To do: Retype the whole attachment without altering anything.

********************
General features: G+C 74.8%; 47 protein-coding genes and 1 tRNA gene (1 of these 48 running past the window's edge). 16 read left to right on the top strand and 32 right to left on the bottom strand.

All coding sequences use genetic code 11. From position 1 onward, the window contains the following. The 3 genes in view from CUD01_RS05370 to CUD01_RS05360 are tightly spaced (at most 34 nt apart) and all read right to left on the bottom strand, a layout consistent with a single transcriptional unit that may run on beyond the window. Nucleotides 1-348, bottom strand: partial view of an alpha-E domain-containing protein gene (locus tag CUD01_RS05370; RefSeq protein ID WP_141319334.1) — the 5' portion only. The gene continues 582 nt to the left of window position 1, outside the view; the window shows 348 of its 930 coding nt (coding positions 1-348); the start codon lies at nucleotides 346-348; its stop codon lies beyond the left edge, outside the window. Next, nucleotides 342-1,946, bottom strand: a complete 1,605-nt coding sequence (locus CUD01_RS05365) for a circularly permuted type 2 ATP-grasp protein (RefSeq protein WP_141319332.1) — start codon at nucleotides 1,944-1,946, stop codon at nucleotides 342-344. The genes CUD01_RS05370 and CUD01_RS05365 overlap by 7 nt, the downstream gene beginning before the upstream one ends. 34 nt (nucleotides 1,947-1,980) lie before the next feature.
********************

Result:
General features: G+C 74.8%; 47 protein-coding genes and 1 tRNA gene (1 of these 48 running past the window's edge). 16 read left to right on the top strand and 32 right to left on the bottom strand.

All coding sequences use genetic code 11. From position 1 onward, the window contains the following. The 3 genes in view from CUD01_RS05370 to CUD01_RS05360 are tightly spaced (at most 34 nt apart) and all read right to left on the bottom strand, a layout consistent with a single transcriptional unit that may run on beyond the window. Nucleotides 1-348, bottom strand: partial view of an alpha-E domain-containing protein gene (locus tag CUD01_RS05370; RefSeq protein ID WP_141319334.1) — the 5' portion only. The gene continues 582 nt to the left of window position 1, outside the view; the window shows 348 of its 930 coding nt (coding positions 1-348); the start codon lies at nucleotides 346-348; its stop codon lies beyond the left edge, outside the window. Next, nucleotides 342-1,946, bottom strand: a complete 1,605-nt coding sequence (locus CUD01_RS05365) for a circularly permuted type 2 ATP-grasp protein (RefSeq protein WP_141319332.1) — start codon at nucleotides 1,944-1,946, stop codon at nucleotides 342-344. The genes CUD01_RS05370 and CUD01_RS05365 overlap by 7 nt, the downstream gene beginning before the upstream one ends. 34 nt (nucleotides 1,947-1,980) lie before the next feature.